7.8 Function Multiversioning

With the GNU C++ front end, for x86 targets, you may specify multiple versions of a function, where each function is specialized for a specific target feature. At runtime, the appropriate version of the function is automatically executed depending on the characteristics of the execution platform. Here is an example.

     __attribute__ ((target ("default")))
     int foo ()
     {
       // The default version of foo.
       return 0;
     }
     
     __attribute__ ((target ("sse4.2")))
     int foo ()
     {
       // foo version for SSE4.2
       return 1;
     }
     
     __attribute__ ((target ("arch=atom")))
     int foo ()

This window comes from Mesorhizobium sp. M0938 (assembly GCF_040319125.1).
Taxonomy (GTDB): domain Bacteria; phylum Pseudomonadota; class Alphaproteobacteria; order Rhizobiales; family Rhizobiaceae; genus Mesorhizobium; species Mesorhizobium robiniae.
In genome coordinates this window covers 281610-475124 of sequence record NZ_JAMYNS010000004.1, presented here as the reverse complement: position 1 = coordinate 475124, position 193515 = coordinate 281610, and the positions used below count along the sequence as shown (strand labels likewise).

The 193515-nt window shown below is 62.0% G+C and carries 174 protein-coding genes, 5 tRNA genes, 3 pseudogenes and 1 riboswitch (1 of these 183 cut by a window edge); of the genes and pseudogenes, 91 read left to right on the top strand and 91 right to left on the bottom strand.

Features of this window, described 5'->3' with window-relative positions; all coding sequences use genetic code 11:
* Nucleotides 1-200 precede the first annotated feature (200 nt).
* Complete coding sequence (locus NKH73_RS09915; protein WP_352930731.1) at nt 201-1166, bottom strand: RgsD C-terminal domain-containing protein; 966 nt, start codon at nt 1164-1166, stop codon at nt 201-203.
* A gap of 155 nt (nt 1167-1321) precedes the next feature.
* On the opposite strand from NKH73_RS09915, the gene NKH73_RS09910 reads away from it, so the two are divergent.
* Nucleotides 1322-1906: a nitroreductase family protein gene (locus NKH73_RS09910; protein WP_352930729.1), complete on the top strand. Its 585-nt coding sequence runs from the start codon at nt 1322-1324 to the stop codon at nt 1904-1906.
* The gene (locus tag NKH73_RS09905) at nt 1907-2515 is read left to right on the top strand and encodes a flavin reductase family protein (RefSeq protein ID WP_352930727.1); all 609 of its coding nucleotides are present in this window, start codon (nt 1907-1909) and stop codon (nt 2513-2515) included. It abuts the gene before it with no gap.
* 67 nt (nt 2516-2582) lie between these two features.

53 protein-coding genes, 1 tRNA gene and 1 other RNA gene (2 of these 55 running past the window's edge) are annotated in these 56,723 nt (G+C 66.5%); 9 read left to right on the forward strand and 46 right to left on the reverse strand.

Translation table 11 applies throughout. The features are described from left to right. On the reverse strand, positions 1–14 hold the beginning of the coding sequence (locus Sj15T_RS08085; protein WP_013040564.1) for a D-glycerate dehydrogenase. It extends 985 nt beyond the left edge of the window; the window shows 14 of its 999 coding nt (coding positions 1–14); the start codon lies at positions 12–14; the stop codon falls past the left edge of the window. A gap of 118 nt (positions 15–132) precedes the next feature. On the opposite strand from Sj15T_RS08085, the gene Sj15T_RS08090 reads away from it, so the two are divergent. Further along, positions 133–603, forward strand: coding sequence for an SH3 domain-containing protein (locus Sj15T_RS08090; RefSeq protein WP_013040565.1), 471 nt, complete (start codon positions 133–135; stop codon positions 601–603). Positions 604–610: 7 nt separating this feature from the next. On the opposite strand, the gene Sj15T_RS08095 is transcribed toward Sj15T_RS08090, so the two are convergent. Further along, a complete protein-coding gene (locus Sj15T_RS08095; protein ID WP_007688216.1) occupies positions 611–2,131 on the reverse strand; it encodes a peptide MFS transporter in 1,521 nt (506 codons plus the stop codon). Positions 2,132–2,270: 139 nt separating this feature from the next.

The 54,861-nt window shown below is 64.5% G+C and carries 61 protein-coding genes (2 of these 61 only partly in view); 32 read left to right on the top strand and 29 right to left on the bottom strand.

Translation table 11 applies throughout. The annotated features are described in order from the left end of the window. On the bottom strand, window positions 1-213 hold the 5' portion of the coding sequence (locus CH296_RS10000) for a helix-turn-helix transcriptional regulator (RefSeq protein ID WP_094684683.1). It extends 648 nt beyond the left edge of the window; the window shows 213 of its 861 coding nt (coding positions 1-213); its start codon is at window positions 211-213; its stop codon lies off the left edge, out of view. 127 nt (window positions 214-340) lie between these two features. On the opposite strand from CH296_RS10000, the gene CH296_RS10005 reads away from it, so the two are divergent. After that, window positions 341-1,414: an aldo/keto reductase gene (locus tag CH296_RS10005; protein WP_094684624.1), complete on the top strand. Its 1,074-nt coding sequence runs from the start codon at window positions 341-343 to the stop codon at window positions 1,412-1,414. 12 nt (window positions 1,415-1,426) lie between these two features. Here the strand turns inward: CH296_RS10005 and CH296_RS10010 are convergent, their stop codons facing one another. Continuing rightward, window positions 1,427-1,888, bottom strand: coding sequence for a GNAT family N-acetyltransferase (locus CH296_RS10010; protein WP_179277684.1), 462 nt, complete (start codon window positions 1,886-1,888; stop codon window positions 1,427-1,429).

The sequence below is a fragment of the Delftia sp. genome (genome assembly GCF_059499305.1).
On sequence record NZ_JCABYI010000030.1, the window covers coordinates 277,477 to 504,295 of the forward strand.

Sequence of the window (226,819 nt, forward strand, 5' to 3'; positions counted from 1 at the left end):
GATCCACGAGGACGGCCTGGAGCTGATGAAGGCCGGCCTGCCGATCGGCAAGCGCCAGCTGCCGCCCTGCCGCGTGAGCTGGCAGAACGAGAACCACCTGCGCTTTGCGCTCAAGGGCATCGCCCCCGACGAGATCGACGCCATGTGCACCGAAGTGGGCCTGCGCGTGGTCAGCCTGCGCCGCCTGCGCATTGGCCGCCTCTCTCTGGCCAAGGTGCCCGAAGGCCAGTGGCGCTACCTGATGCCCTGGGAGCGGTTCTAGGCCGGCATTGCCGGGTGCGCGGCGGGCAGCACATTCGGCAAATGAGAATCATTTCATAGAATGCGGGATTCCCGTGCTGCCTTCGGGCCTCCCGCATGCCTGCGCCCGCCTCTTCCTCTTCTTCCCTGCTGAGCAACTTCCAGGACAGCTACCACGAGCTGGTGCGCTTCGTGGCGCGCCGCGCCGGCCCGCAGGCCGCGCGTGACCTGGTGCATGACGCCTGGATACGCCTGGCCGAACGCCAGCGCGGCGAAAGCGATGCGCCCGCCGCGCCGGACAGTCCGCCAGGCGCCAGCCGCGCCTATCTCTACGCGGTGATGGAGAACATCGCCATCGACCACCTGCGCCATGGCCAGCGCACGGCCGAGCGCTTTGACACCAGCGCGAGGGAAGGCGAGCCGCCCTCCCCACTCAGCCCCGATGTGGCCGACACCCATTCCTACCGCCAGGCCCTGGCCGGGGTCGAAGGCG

{
       // foo version for the Intel ATOM processor
       return 2;
     }
     
     __attribute__ ((target ("arch=amdfam10")))
     int foo ()
     {
       // foo version for the AMD Family 0x10 processors.
       return 3;
     }
     
     int main ()
     {
       int (*p)() = &foo;
       assert ((*p) () == foo ());
       return 0;
     }

In the above example, four versions of function foo are created. The first version of foo with the target attribute "default" is the default version. This version gets executed when no other target specific version qualifies for execution on a particular platform. A new version of foo is created by using the same function signature but with a different target string. Function foo is called or a pointer to it is taken just like a regular function. GCC takes care of doing the dispatching to call the right version at runtime. Refer to the GCC wiki on Function Multiversioning for more details.